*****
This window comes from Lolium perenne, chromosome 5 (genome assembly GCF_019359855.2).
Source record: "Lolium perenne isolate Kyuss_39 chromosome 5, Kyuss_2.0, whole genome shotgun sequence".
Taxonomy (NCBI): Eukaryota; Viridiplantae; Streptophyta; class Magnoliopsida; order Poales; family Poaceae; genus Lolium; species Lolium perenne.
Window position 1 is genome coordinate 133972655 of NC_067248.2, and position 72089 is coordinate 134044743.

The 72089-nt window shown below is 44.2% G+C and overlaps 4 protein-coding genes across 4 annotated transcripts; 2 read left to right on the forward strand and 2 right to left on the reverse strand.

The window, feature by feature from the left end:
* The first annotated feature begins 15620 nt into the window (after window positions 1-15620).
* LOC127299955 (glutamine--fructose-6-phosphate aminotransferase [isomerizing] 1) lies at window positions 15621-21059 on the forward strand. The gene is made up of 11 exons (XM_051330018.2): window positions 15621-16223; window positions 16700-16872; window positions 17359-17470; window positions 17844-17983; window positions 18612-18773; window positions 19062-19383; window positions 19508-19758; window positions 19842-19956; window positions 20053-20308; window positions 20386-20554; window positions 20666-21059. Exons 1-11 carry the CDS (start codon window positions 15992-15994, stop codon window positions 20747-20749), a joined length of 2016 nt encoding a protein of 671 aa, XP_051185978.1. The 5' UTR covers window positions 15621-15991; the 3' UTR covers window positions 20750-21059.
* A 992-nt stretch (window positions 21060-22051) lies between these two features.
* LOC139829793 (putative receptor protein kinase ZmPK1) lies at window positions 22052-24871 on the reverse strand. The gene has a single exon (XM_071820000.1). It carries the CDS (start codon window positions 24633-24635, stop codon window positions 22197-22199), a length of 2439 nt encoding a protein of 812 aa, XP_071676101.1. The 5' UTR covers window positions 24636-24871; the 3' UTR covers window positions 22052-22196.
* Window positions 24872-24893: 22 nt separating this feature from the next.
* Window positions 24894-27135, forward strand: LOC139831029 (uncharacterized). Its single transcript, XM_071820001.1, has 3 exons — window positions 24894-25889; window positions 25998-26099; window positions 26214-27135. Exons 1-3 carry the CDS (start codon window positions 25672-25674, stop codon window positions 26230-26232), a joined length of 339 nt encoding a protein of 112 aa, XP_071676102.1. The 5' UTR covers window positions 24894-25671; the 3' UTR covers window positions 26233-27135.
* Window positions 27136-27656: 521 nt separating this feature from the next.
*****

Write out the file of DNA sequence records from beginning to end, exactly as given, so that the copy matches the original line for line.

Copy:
This window comes from Lolium perenne, chromosome 5 (genome assembly GCF_019359855.2).
Source record: "Lolium perenne isolate Kyuss_39 chromosome 5, Kyuss_2.0, whole genome shotgun sequence".
Taxonomy (NCBI): Eukaryota; Viridiplantae; Streptophyta; class Magnoliopsida; order Poales; family Poaceae; genus Lolium; species Lolium perenne.
Window position 1 is genome coordinate 133972655 of NC_067248.2, and position 72089 is coordinate 134044743.

The 72089-nt window shown below is 44.2% G+C and overlaps 4 protein-coding genes across 4 annotated transcripts; 2 read left to right on the forward strand and 2 right to left on the reverse strand.

The window, feature by feature from the left end:
* The first annotated feature begins 15620 nt into the window (after window positions 1-15620).
* LOC127299955 (glutamine--fructose-6-phosphate aminotransferase [isomerizing] 1) lies at window positions 15621-21059 on the forward strand. The gene is made up of 11 exons (XM_051330018.2): window positions 15621-16223; window positions 16700-16872; window positions 17359-17470; window positions 17844-17983; window positions 18612-18773; window positions 19062-19383; window positions 19508-19758; window positions 19842-19956; window positions 20053-20308; window positions 20386-20554; window positions 20666-21059. Exons 1-11 carry the CDS (start codon window positions 15992-15994, stop codon window positions 20747-20749), a joined length of 2016 nt encoding a protein of 671 aa, XP_051185978.1. The 5' UTR covers window positions 15621-15991; the 3' UTR covers window positions 20750-21059.
* A 992-nt stretch (window positions 21060-22051) lies between these two features.
* LOC139829793 (putative receptor protein kinase ZmPK1) lies at window positions 22052-24871 on the reverse strand. The gene has a single exon (XM_071820000.1). It carries the CDS (start codon window positions 24633-24635, stop codon window positions 22197-22199), a length of 2439 nt encoding a protein of 812 aa, XP_071676101.1. The 5' UTR covers window positions 24636-24871; the 3' UTR covers window positions 22052-22196.
* Window positions 24872-24893: 22 nt separating this feature from the next.
* Window positions 24894-27135, forward strand: LOC139831029 (uncharacterized). Its single transcript, XM_071820001.1, has 3 exons — window positions 24894-25889; window positions 25998-26099; window positions 26214-27135. Exons 1-3 carry the CDS (start codon window positions 25672-25674, stop codon window positions 26230-26232), a joined length of 339 nt encoding a protein of 112 aa, XP_071676102.1. The 5' UTR covers window positions 24894-25671; the 3' UTR covers window positions 26233-27135.
* Window positions 27136-27656: 521 nt separating this feature from the next.